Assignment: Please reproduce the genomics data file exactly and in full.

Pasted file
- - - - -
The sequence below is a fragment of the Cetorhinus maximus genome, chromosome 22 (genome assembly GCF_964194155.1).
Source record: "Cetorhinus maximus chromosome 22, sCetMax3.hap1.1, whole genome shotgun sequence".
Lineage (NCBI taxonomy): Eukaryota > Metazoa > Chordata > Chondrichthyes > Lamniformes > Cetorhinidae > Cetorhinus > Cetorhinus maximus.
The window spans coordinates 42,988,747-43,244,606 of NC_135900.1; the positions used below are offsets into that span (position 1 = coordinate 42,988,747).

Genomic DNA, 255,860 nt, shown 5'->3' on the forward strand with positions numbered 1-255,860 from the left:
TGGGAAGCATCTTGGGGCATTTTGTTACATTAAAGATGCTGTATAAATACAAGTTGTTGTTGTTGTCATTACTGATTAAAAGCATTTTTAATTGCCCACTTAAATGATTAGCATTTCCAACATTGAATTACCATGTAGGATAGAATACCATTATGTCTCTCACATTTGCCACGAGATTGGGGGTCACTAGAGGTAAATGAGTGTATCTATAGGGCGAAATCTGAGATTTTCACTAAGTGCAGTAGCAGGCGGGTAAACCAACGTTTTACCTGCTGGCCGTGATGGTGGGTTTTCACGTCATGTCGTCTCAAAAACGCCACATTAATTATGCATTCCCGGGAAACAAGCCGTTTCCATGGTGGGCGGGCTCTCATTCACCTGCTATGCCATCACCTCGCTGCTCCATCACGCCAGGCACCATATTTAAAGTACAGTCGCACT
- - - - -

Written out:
The sequence below is a fragment of the Cetorhinus maximus genome, chromosome 22 (genome assembly GCF_964194155.1).
Source record: "Cetorhinus maximus chromosome 22, sCetMax3.hap1.1, whole genome shotgun sequence".
Lineage (NCBI taxonomy): Eukaryota > Metazoa > Chordata > Chondrichthyes > Lamniformes > Cetorhinidae > Cetorhinus > Cetorhinus maximus.
The window spans coordinates 42,988,747-43,244,606 of NC_135900.1; the positions used below are offsets into that span (position 1 = coordinate 42,988,747).

Genomic DNA, 255,860 nt, shown 5'->3' on the forward strand with positions numbered 1-255,860 from the left:
TGGGAAGCATCTTGGGGCATTTTGTTACATTAAAGATGCTGTATAAATACAAGTTGTTGTTGTTGTCATTACTGATTAAAAGCATTTTTAATTGCCCACTTAAATGATTAGCATTTCCAACATTGAATTACCATGTAGGATAGAATACCATTATGTCTCTCACATTTGCCACGAGATTGGGGGTCACTAGAGGTAAATGAGTGTATCTATAGGGCGAAATCTGAGATTTTCACTAAGTGCAGTAGCAGGCGGGTAAACCAACGTTTTACCTGCTGGCCGTGATGGTGGGTTTTCACGTCATGTCGTCTCAAAAACGCCACATTAATTATGCATTCCCGGGAAACAAGCCGTTTCCATGGTGGGCGGGCTCTCATTCACCTGCTATGCCATCACCTCGCTGCTCCATCACGCCAGGCACCATATTTAAAGTACAGTCGCACT